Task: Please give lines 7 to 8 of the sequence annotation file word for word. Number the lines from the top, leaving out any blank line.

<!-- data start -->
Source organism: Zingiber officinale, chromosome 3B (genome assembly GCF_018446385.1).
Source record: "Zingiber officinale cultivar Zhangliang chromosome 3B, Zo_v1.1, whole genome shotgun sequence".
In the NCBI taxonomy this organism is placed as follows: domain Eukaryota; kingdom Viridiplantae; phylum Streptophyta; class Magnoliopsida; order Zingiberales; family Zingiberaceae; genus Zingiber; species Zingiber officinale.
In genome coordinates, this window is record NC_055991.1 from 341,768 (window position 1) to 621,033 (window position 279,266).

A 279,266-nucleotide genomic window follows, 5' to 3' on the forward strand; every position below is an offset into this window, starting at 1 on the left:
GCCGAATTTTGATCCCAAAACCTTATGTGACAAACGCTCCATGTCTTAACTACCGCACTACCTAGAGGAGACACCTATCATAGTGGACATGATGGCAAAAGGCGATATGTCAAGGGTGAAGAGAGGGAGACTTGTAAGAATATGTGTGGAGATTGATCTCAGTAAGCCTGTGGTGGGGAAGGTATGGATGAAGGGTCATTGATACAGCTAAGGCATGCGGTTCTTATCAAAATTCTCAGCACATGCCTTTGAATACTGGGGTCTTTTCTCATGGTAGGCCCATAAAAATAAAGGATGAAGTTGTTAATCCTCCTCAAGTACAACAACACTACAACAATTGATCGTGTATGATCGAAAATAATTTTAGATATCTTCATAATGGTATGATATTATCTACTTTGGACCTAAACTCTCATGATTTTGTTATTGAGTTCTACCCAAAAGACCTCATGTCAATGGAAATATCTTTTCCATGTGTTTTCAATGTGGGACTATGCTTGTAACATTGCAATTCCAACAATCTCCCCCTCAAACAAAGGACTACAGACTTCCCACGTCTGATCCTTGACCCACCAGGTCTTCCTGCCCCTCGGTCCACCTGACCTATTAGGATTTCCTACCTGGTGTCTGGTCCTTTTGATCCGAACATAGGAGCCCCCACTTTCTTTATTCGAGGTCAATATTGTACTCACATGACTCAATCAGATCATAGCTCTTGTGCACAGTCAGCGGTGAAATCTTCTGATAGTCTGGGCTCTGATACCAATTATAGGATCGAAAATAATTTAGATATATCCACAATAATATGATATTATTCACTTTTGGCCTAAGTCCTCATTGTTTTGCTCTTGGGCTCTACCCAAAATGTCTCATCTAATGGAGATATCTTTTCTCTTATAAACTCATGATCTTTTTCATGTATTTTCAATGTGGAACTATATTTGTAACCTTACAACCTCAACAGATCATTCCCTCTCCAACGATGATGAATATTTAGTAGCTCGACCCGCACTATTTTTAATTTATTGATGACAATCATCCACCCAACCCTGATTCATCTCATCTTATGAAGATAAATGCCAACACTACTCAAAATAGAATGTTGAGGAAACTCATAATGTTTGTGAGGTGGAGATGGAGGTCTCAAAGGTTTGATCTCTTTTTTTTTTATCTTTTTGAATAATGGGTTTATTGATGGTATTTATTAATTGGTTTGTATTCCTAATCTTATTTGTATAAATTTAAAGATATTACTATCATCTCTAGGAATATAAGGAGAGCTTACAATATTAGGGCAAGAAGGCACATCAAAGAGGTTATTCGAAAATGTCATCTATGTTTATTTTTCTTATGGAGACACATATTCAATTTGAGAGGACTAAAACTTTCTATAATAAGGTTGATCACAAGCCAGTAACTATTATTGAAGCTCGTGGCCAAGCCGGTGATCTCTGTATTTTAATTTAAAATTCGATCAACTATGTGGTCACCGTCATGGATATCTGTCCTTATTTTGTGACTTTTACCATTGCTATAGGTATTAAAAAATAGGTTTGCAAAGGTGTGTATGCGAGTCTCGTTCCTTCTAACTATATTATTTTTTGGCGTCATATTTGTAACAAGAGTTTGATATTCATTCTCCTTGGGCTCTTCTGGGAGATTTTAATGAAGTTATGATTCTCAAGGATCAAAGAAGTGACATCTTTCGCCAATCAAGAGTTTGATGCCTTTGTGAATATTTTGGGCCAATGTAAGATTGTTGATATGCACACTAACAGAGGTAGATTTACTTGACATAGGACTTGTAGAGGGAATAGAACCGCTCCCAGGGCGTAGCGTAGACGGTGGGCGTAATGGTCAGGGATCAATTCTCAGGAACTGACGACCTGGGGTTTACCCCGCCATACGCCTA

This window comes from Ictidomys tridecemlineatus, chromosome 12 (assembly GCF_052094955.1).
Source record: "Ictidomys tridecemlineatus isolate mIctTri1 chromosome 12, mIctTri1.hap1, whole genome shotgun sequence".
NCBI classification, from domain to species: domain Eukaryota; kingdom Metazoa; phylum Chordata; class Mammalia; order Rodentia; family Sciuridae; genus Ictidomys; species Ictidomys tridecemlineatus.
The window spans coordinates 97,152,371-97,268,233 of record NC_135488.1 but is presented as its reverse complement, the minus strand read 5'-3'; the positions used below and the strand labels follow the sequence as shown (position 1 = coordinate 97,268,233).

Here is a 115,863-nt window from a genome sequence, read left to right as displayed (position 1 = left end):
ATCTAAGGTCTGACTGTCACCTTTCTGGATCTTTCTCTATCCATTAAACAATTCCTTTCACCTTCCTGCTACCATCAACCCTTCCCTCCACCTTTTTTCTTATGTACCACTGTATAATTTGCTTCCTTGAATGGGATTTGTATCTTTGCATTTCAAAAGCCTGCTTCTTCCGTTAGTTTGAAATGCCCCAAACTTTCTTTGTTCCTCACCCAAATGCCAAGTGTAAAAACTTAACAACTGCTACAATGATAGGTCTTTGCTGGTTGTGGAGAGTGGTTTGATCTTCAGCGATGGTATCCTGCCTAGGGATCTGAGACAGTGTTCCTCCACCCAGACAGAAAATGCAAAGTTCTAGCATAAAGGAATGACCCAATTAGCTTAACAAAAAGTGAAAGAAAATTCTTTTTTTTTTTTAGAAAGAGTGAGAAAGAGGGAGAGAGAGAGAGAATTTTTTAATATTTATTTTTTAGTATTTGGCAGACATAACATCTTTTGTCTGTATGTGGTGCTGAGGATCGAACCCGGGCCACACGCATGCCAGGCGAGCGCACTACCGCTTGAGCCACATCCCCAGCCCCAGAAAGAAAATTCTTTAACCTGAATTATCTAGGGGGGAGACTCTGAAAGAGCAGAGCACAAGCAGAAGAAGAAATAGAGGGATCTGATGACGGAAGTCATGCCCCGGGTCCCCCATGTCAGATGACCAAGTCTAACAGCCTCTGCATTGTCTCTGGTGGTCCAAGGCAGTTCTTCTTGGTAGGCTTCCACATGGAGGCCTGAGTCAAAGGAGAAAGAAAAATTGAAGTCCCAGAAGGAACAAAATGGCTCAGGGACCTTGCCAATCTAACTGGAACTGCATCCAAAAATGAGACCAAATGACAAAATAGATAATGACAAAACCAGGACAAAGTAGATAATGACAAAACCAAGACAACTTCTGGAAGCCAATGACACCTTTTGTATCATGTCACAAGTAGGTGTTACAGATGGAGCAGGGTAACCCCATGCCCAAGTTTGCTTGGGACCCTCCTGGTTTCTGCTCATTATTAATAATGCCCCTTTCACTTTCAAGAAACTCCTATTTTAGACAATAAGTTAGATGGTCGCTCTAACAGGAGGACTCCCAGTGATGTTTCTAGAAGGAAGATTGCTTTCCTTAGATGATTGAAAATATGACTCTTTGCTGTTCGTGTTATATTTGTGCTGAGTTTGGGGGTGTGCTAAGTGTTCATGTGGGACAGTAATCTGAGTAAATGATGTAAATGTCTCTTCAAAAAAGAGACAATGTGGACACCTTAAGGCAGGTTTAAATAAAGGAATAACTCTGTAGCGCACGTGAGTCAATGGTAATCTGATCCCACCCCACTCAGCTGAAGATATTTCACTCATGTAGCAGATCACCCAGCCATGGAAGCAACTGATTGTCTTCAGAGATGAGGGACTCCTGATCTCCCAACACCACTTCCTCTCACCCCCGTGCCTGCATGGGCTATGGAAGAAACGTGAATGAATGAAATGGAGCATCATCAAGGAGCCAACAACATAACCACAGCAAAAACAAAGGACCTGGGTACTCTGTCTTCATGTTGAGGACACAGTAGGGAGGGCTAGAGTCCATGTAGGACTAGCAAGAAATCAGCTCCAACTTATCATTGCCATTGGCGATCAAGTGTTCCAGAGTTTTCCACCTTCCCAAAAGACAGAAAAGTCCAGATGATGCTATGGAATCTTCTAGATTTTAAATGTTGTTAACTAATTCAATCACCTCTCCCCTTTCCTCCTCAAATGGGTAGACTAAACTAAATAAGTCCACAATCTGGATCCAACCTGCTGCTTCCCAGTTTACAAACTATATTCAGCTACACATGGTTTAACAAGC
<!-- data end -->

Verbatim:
This window comes from Ictidomys tridecemlineatus, chromosome 12 (assembly GCF_052094955.1).
Source record: "Ictidomys tridecemlineatus isolate mIctTri1 chromosome 12, mIctTri1.hap1, whole genome shotgun sequence".